There was a large Jackson, TN, landowner named John Woolfolk and his wife Almira who were in their thirties in 1850. Living with them were probably their children and an older John Woolfolk and his wife Mildred, probably the grandparents to the children. By 1860, John and Almira have disappeared (possibly dead), while their children are living with their probable grandparents John and Mildred. John is in his 80s with Mildred at least 10 years younger.

I believe that if the story is true, Mildred is the widow in the story and the young daughter to which she shows the location of the gold is actually one of her granddaughters, possibly Elizabeth Woolfolk.

Unsolved Mysteries

How much gold was actually recovered in 1985 and who took it? Did the bank president actually steal the gold from his bank and bury it on his property? Or was the hoard the same gold buried by the widow Woolfolk to keep it out the Union raiders hands? If not, where is the Woolfolk gold today?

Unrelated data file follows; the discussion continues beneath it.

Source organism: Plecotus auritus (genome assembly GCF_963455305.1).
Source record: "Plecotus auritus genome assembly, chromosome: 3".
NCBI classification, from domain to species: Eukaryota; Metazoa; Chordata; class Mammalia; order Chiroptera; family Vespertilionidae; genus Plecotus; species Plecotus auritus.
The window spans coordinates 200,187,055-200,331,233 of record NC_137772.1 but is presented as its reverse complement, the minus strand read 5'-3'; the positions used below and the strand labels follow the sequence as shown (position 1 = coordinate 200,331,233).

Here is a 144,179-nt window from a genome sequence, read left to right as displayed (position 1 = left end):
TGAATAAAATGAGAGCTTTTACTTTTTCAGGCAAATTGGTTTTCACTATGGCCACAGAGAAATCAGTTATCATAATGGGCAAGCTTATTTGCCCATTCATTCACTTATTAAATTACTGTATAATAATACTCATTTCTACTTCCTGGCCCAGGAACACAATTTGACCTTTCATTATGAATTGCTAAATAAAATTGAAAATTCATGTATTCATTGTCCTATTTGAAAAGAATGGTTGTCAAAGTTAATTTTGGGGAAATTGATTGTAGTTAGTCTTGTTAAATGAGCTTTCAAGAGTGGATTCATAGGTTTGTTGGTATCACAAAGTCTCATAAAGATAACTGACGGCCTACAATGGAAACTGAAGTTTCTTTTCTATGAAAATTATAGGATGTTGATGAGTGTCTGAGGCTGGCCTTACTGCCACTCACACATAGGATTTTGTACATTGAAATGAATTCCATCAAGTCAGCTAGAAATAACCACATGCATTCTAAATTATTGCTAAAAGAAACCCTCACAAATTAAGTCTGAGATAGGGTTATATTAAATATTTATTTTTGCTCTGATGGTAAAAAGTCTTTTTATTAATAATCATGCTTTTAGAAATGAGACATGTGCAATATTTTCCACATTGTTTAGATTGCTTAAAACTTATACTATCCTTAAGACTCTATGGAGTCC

The Tennessee Hoard remains one of those mysteries that will probably never be solved. However, if I was a current owner of land that used to be part of the Woolfolk plantation, I guarantee I'd be out scouring that land with a metal detector.


Winter, Douglas, and Greg Lambousy, and David Ginsburg. Gold coins of the New Orleans Mint: 1839-1909. Irvine: Zyrus Press, 2006.

Bowers, Q. David. "Tennessee Treasure Mystery." (May 1, 1998). http://www.pcgs.com/articles/article292.chtml (accessed January 27, 2009).

Yore Treasures Inc., "Little Cache Sites," http://www.yoretreasures.com/yore.htm (accessed January 27, 2009). Originally published in Duffy, Howard, "Ten Little-Known Cache Sites," Treasure Magazine vol. 16, no. 4 (April 4, 1985).

Kellyco Metal Detector Superstore. "City Workers Find Pot of Gold." http://www.kellycodetectors.com/Finds/misc/pot_of_gold.htm (accessed January 27, 2009).

Labels: , ,